What’s New in Hand Surgery: Level I and II Studies

Every month, JBJS publishes a Specialty Update—a review of the most pertinent and impactful studies published in the orthopaedic literature during the previous year in 13 subspecialties. Here is a summary of selected findings from Level I and II studies cited in the March 18, 2015 Specialty Update on hand surgery:

Distal Radial Fractures

–A study that randomized 50 patients with unstable radial fractures and Kirschner-wire fixation to receive demineralized bone-matrix allograft or no graft found no significant differences in bone density or function throughout one year of follow-up.

–Among 130 patients with a displaced distal radial fracture who were randomized for treatment with either a volar plate or percutaneous pins (with or without external fixation), plate-treated patients had a quicker return to function, but functional results were similar between the two groups at three months and one year.

Trapeziometacarpal Arthritis

–A randomized trial of 43 women aged 40 and older with trapeziometacarpal osteoarthritis comparing trapeziectomy with trapeziometacarpal arthrodesis (with plate and screws) was terminated early because of the high complication rate in the arthrodesis group.

Carpal Tunnel Release

–A Cochrane Database systematic review of 28 studies comparing endoscopic and open carpal tunnel release concluded that both techniques provided similar outcomes, but that the current literature on the subject is rife with low-quality studies.

–A meta-analysis of 21 studies comprising 1,859 patients that compared endoscopic and open carpal tunnel release showed that endoscopically treated patients had modestly greater strength at early follow-up but that the difference disappeared after six months.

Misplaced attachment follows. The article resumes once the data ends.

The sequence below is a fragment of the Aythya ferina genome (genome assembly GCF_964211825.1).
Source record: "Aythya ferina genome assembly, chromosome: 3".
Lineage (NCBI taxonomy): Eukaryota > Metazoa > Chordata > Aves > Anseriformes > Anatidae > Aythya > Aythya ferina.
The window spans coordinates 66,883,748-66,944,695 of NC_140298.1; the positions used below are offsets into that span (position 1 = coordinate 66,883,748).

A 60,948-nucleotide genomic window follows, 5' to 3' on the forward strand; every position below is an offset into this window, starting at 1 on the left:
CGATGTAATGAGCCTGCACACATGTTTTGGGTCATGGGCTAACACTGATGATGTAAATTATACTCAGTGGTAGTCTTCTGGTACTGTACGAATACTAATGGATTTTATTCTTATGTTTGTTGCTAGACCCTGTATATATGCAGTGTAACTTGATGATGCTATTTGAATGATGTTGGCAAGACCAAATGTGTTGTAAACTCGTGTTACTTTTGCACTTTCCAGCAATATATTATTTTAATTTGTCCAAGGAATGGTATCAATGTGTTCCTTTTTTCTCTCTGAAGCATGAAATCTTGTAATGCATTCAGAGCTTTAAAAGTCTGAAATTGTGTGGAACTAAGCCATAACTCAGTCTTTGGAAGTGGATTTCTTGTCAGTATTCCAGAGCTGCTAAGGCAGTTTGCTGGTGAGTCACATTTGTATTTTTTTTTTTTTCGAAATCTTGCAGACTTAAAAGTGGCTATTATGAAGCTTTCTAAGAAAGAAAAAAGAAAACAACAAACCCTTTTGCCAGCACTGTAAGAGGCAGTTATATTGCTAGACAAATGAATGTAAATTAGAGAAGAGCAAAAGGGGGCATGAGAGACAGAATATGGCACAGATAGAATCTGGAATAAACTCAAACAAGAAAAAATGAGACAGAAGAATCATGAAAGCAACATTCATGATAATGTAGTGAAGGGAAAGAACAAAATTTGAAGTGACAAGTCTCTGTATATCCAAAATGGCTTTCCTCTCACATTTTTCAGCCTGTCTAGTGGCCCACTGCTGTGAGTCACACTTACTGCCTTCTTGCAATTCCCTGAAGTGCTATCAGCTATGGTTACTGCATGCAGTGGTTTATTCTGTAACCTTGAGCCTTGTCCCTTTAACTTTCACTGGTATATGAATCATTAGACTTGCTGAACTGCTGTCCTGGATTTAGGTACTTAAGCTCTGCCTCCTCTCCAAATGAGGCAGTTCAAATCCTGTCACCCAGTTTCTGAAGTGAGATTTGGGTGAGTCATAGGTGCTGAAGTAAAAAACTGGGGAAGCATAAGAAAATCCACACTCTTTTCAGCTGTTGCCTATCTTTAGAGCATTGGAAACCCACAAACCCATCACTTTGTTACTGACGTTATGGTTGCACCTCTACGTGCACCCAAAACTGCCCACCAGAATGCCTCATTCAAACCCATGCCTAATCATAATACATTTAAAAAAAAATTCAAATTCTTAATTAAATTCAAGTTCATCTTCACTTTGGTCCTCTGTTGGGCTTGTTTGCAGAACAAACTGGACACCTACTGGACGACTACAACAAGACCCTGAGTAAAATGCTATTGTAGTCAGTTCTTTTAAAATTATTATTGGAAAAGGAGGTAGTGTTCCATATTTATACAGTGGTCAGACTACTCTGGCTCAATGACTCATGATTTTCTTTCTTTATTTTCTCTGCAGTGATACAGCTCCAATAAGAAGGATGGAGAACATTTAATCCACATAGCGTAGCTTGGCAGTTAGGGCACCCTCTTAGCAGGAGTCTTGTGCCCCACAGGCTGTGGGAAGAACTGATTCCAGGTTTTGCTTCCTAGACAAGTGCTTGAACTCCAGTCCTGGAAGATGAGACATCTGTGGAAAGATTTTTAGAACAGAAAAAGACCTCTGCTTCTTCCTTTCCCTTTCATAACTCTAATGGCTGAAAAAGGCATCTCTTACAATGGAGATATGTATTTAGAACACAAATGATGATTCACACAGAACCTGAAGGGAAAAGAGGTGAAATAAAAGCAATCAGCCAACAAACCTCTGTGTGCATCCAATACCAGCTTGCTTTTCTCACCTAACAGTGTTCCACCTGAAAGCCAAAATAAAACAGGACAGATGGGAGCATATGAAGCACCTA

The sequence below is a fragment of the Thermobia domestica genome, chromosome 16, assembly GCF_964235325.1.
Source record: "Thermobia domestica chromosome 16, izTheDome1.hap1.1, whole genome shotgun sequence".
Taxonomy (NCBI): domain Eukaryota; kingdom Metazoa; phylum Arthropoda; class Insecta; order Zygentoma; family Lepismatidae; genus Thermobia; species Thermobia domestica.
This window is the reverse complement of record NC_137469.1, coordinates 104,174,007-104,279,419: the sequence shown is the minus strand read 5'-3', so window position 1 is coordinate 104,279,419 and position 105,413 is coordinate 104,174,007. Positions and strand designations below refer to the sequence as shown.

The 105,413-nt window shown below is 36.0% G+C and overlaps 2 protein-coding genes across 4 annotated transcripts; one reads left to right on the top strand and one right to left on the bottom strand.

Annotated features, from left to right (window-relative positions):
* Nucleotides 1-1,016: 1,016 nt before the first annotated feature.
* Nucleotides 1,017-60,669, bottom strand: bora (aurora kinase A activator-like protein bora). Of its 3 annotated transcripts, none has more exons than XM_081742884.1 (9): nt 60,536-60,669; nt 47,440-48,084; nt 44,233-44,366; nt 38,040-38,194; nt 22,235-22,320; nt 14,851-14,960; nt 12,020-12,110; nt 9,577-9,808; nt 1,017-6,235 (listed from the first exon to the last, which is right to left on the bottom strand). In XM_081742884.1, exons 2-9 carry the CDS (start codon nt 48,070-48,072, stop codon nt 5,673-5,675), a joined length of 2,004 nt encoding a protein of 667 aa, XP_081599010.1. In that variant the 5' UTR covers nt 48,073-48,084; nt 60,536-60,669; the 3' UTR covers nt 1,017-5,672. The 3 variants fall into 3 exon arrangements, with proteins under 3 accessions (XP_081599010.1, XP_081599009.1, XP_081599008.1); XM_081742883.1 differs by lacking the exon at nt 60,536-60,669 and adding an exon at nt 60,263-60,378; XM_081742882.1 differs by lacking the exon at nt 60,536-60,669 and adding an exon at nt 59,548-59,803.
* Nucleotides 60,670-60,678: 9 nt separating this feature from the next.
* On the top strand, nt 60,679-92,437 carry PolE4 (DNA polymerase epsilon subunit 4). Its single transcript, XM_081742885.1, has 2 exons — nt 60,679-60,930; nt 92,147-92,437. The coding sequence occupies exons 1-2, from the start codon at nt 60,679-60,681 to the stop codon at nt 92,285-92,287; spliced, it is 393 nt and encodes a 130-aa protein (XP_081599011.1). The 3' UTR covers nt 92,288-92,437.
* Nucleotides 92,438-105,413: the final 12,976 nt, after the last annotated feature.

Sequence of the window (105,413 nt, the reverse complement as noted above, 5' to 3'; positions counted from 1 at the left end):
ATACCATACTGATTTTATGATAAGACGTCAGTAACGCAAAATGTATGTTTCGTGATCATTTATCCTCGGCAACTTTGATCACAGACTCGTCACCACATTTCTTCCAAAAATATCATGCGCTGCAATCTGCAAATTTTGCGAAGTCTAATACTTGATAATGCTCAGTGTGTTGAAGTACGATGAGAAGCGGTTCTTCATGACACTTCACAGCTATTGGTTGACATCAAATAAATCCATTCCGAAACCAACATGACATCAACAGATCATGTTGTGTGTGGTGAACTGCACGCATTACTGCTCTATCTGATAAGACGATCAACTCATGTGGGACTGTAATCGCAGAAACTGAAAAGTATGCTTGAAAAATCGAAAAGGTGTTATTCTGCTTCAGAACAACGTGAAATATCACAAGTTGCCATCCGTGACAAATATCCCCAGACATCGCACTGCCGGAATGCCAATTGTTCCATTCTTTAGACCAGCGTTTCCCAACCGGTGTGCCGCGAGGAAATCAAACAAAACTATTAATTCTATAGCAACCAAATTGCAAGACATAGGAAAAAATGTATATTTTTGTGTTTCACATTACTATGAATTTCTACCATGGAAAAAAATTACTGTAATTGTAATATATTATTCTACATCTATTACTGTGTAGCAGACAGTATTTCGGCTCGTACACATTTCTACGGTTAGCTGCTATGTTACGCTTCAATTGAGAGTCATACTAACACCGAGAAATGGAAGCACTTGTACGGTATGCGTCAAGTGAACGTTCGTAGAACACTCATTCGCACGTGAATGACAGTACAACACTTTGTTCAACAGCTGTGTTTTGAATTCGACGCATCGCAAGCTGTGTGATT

This Specialty Update also includes many recent findings from papers presented at 2014 meetings of the American Society for Surgery of the Hand and the American Association for Hand Surgery.

2 thoughts on “What’s New in Hand Surgery: Level I and II Studies

  1. I know it’s anecdotal evidence, but I had endoscopic carpal tunnel release on both wrists at different occasions. After the first surgery, I drove to Lake Vermillion in northern Minnesota for a vacation and some work on our cabin there. Five days after the second procedure, I performed endoscopic carpal tunnel release on a patient and several other procedures. I was definitely able to return to normal activity sooner than I would have after an open procedure.

  2. My mother was recently diagnosed with distal radial fractures. I want to make sure that she gets the best treatment possible for her condition, so it helps to read up on the latest updated procedures. The study between the fifty patients with unstable radial fractures and Kirschner-wire fixation was really interesting. It’s good to know that there’s little difference between whether patients receive demineralized bone-matrix allografts versus not getting a graft at all. That would answer my mother’s question whether it matters if she gets a graft.

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